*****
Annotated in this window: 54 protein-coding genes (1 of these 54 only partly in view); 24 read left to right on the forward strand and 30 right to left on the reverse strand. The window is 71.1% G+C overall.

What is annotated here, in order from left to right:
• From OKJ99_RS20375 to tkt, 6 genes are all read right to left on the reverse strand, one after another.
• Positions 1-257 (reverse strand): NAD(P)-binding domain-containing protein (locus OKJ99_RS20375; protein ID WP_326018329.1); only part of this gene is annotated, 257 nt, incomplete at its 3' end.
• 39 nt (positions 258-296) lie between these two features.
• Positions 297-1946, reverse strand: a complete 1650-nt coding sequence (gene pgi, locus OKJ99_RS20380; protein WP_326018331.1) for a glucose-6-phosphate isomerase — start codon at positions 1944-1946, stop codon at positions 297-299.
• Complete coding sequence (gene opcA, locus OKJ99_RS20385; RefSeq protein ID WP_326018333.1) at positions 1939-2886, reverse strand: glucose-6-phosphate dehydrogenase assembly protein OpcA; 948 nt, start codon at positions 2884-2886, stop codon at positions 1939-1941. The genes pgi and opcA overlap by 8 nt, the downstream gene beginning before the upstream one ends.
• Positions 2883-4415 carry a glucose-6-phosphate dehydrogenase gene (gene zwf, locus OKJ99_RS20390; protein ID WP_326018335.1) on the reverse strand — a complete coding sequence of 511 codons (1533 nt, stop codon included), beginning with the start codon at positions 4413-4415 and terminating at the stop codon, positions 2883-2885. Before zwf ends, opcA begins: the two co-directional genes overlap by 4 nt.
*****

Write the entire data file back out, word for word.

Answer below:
Annotated in this window: 54 protein-coding genes (1 of these 54 only partly in view); 24 read left to right on the forward strand and 30 right to left on the reverse strand. The window is 71.1% G+C overall.

What is annotated here, in order from left to right:
• From OKJ99_RS20375 to tkt, 6 genes are all read right to left on the reverse strand, one after another.
• Positions 1-257 (reverse strand): NAD(P)-binding domain-containing protein (locus OKJ99_RS20375; protein ID WP_326018329.1); only part of this gene is annotated, 257 nt, incomplete at its 3' end.
• 39 nt (positions 258-296) lie between these two features.
• Positions 297-1946, reverse strand: a complete 1650-nt coding sequence (gene pgi, locus OKJ99_RS20380; protein WP_326018331.1) for a glucose-6-phosphate isomerase — start codon at positions 1944-1946, stop codon at positions 297-299.
• Complete coding sequence (gene opcA, locus OKJ99_RS20385; RefSeq protein ID WP_326018333.1) at positions 1939-2886, reverse strand: glucose-6-phosphate dehydrogenase assembly protein OpcA; 948 nt, start codon at positions 2884-2886, stop codon at positions 1939-1941. The genes pgi and opcA overlap by 8 nt, the downstream gene beginning before the upstream one ends.
• Positions 2883-4415 carry a glucose-6-phosphate dehydrogenase gene (gene zwf, locus OKJ99_RS20390; protein ID WP_326018335.1) on the reverse strand — a complete coding sequence of 511 codons (1533 nt, stop codon included), beginning with the start codon at positions 4413-4415 and terminating at the stop codon, positions 2883-2885. Before zwf ends, opcA begins: the two co-directional genes overlap by 4 nt.